Wiretap Ruling Could Signal End of E-Mail Privacy

By Matthew Hicks  |  Posted 2004-07-01 Print this article Print

An appeals court's ruling that stored e-mail isn't protected from eavesdropping under the federal Wiretap Act could allow more service providers to snoop, legal experts say.

A federal appeals court ruling this week has put a spotlight on the increasingly public nature of e-mail messages and has unraveled expectations that e-mail would gain the same privacy protections as traditional communications. The 1st Circuit Court of Appeals on Tuesday ruled that protections under the federal Wiretap Act do not extend to e-mail messages stored on an e-mail providers computer systems. "The fact is that there is now an emerging line of precedent in the courts that people should not expect privacy in their e-mail, for the most part," said Mark Plotkin, a partner at law firm Covington & Burling, in Washington, D.C.
The decision stemmed from a 2001 indictment on wiretapping charges against an executive of Interloc Inc., a now-shuttered listing company for rare and used books. Bradford Councilman, who was a vice president at the company, was accused of having copied e-mails from Amazon.com Inc. that were being sent to book dealers who subscribed to Interlocs e-mail service.
In a 2-1 ruling, the appeals court upheld a lower courts dismissal of the illegal wiretapping charge. Privacy advocates immediately called the ruling a blow to privacy rights, and technology attorneys agreed that the courts decision should put an end to users expectations that their e-mails are safe from prying eyes. The courts decision hinged on the fact that the Wiretap Act, which dates to 1968, covers eavesdropping on live communications such as a phone conversations but not on stored communications, such as an e-mail message even temporarily stored on an e-mail providers servers or computers en route to a recipient. "We believe that the language of the statute makes clear that Congress meant to give lesser protection to electronic communications than to wire and oral communications," the courts ruling stated. The decision is a blow to more than just the privacy of e-mail. It also could hurt efforts to prevent and prosecute other forms of cyber-crime, said Allonn Levy, an attorney with Hopkins & Carley in San Jose, Calif. "By ruling that copying e-mail messages that had been stored by a computer while in transit is not a crime under the federal Wiretap Act, the First Circuit has removed an important tool for fighting industrial espionage, stalking, identity theft and other information-based crime," he said. Next Page: Court says it would be up to Congress to change the laws language.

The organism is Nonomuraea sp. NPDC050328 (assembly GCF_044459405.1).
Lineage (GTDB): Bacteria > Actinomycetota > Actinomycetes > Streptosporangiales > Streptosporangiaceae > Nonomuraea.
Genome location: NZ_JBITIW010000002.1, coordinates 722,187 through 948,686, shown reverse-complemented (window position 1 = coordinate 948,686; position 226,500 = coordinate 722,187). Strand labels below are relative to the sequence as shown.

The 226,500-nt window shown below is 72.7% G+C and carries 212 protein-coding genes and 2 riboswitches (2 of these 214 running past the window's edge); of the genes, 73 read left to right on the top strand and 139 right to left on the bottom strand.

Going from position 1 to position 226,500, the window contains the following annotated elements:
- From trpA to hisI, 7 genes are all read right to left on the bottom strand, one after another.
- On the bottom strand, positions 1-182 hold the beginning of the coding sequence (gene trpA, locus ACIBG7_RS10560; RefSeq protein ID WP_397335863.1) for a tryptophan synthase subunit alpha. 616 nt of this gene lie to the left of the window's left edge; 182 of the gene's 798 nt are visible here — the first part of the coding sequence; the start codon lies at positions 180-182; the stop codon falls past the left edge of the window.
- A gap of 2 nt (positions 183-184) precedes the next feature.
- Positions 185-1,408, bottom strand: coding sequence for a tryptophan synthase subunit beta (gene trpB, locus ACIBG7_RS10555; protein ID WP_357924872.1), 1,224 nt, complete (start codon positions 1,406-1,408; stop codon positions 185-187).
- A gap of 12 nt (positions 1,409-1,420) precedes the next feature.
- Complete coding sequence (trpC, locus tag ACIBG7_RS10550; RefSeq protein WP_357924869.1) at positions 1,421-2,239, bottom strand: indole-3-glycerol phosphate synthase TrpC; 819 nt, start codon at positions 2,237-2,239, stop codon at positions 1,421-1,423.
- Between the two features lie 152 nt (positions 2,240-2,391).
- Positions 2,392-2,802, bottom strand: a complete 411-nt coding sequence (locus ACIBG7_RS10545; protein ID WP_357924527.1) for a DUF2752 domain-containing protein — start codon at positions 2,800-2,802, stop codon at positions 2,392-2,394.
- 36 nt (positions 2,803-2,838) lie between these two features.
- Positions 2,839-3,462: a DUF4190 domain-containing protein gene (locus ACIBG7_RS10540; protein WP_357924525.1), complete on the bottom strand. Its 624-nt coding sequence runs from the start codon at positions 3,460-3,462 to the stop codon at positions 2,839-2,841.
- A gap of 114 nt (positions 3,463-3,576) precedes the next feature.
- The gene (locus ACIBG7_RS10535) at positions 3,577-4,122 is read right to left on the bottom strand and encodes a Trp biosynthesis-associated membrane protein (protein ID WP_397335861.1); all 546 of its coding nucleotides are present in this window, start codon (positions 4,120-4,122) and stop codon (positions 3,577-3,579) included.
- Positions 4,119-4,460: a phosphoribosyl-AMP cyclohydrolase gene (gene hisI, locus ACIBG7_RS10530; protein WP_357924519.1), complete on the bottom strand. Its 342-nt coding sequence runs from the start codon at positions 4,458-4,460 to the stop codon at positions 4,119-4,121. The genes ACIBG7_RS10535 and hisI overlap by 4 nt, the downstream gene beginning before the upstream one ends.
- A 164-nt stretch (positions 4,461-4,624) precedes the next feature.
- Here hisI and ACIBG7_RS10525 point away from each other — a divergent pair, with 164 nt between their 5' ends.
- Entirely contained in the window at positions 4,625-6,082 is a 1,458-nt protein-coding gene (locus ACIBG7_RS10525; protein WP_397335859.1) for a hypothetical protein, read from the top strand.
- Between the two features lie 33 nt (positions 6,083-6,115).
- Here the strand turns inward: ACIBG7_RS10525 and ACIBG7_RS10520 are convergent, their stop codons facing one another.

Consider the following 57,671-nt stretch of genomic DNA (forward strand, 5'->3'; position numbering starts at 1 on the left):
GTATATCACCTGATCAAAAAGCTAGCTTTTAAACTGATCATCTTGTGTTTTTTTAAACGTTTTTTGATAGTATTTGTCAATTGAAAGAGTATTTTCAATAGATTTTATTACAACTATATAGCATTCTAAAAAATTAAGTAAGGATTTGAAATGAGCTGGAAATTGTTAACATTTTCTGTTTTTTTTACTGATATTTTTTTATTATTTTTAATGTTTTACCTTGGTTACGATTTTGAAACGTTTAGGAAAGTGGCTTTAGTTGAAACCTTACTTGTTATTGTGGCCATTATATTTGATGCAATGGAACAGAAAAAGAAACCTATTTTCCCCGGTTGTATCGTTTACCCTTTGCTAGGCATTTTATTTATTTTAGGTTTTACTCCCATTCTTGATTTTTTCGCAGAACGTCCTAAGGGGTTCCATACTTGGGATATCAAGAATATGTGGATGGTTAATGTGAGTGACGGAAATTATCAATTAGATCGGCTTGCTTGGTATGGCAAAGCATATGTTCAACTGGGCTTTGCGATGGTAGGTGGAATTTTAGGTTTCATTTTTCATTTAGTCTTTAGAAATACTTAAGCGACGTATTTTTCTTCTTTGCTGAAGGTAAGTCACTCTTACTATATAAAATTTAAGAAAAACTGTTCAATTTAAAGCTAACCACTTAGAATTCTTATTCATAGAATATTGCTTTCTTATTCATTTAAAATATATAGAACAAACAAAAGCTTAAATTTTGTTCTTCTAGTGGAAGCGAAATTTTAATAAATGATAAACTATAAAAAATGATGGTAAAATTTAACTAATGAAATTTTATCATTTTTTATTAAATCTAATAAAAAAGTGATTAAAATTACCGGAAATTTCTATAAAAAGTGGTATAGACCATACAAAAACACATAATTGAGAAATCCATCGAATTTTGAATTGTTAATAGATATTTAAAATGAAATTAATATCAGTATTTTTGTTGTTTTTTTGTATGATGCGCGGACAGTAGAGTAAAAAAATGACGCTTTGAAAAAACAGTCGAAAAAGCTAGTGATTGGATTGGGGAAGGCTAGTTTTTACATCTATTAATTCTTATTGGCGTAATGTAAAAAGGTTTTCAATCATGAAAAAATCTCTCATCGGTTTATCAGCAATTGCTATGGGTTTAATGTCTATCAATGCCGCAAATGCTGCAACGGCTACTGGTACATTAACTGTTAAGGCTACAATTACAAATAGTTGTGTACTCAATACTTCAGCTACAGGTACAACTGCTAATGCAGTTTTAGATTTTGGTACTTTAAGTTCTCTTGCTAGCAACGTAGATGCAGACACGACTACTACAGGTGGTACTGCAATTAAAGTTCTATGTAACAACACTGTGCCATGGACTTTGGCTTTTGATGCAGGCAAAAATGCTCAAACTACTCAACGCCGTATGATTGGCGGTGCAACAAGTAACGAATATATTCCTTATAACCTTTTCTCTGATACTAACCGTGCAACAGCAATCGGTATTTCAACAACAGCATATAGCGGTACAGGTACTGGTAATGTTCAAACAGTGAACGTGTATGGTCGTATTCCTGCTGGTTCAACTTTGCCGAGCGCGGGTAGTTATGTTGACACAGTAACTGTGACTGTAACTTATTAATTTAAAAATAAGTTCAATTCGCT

Matthew Hicks As an online reporter for eWEEK.com, Matt Hicks covers the fast-changing developments in Internet technologies. His coverage includes the growing field of Web conferencing software and services. With eight years as a business and technology journalist, Matt has gained insight into the market strategies of IT vendors as well as the needs of enterprise IT managers. He joined Ziff Davis in 1999 as a staff writer for the former Strategies section of eWEEK, where he wrote in-depth features about corporate strategies for e-business and enterprise software. In 2002, he moved to the News department at the magazine as a senior writer specializing in coverage of database software and enterprise networking. Later that year Matt started a yearlong fellowship in Washington, DC, after being awarded an American Political Science Association Congressional Fellowship for Journalist. As a fellow, he spent nine months working on policy issues, including technology policy, in for a Member of the U.S. House of Representatives. He rejoined Ziff Davis in August 2003 as a reporter dedicated to online coverage for eWEEK.com. Along with Web conferencing, he follows search engines, Web browsers, speech technology and the Internet domain-naming system.

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